To accomplish this, publishers employ a variety of licensing models that have evolved over the decades and that continue to evolve to meet both the needs of publishers and libraries. Today, all the Big Five publishers make their entire ebook catalogs available for digital library lending, and the evidence shows that this is a well-functioning market. Library patrons have access to more ebook titles than at any other point in history. Readership is flourishing—Overdrive, which is the largest ebook aggregator, reported that in 2021 there was over half a billion checkouts of library ebooks worldwide. And the pricing is fair and sustainable—Overdrive also reported in 2021 that the average cost per title for libraries declined in 2021.4Overdrive, Over 120 library systems reach 1 million digital checkouts in 2021, January 12, 2022. Libraries have been able to significantly grow their ebook collections over the decades with collection budgets that, when adjusted for inflation, have essentially been flat.5According to statistics collected by the Institute of Museum and Library Services through its annual Public Libraries Survey, public libraries in the US spent $1.39 billion on total collection materials (physical and digital) in 2020 (the most recent year statistics were available). In 2000, when adjusted for inflation, that number was $1.68 billion. Between 2011-2020, the total number of ebooks in library holdings skyrocketed by over 2,100%. They’ve been able to get more for their buck.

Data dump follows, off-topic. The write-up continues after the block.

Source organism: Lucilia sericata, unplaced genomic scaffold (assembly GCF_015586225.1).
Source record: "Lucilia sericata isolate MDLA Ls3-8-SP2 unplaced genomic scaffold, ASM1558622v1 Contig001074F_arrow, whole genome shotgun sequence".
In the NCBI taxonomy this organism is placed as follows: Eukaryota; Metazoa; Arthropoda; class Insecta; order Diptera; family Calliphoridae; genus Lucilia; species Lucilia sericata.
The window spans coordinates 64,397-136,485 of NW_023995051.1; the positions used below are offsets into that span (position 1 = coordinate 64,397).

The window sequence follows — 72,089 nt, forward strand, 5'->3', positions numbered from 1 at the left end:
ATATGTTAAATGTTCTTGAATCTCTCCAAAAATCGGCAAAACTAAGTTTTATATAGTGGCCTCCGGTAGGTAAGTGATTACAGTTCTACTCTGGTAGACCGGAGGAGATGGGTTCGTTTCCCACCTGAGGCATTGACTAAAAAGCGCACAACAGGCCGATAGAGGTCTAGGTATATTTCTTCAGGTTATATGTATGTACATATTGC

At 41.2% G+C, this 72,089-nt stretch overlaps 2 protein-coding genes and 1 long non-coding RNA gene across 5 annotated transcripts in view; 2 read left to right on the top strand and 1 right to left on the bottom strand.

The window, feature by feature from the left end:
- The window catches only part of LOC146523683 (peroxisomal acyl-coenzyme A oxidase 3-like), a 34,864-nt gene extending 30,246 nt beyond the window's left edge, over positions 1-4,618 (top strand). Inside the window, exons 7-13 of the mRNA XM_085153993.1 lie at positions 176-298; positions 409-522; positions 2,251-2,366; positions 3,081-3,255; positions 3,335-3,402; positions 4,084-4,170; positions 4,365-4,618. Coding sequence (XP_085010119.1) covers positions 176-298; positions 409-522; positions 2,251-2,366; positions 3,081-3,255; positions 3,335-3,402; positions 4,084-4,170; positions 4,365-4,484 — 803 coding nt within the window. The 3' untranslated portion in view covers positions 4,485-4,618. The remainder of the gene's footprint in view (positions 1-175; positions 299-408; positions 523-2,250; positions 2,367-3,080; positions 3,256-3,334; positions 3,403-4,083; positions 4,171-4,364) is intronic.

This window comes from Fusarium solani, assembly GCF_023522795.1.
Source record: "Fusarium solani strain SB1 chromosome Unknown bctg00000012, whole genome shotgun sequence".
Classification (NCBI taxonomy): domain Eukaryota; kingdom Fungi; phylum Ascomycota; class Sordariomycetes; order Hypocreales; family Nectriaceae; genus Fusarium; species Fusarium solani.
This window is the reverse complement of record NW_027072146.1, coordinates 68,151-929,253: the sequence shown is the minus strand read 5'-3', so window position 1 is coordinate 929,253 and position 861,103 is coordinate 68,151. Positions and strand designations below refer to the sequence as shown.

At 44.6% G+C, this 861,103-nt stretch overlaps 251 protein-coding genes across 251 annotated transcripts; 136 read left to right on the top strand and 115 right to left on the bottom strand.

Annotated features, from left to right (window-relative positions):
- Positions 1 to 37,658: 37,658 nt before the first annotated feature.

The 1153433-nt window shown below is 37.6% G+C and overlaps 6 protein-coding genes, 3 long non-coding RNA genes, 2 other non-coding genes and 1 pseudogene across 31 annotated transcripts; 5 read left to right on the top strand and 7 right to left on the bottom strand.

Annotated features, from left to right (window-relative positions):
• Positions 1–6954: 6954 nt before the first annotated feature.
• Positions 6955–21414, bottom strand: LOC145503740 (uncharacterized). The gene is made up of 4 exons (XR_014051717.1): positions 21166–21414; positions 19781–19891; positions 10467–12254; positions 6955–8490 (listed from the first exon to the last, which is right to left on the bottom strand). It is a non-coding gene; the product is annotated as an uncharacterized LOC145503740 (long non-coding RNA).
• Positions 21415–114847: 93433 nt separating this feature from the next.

That said, I want to talk about the specific threats in this market. The first is what’s been called “controlled digital lending”, or “CDL.” CDL is a theory that was created by academics—it doesn’t appear in the Copyright Act, and it doesn’t arise from case law. Advocates argue that this theory allows them to make and distribute digital scans of physical books online without the permission of the copyright owner needed. The “controlled” part of this theory refers to a set of requirements that these academics have also come up with (again, not derived from case law or statute) that they argue makes the digital lending of these unauthorized scans of physical books replicate physical lending of books. They believe that is sufficient to make the process lawful.

Under the guise of CDL, one entity in particular, Internet Archive, has been systematically digitizing and providing public access to complete copies of millions of copyrighted books through its Open Library program. In response, in June 2020, a group of publishers sued Internet Archive for copyright infringement claiming direct harm to both their print and ebook markets in all market segments because Internet Archive is providing competing substitutes.6Elizabeth A. Harris, “Publishers Sue Internet Archive Over Free E-Books,” NYTimes, June 1, 2020.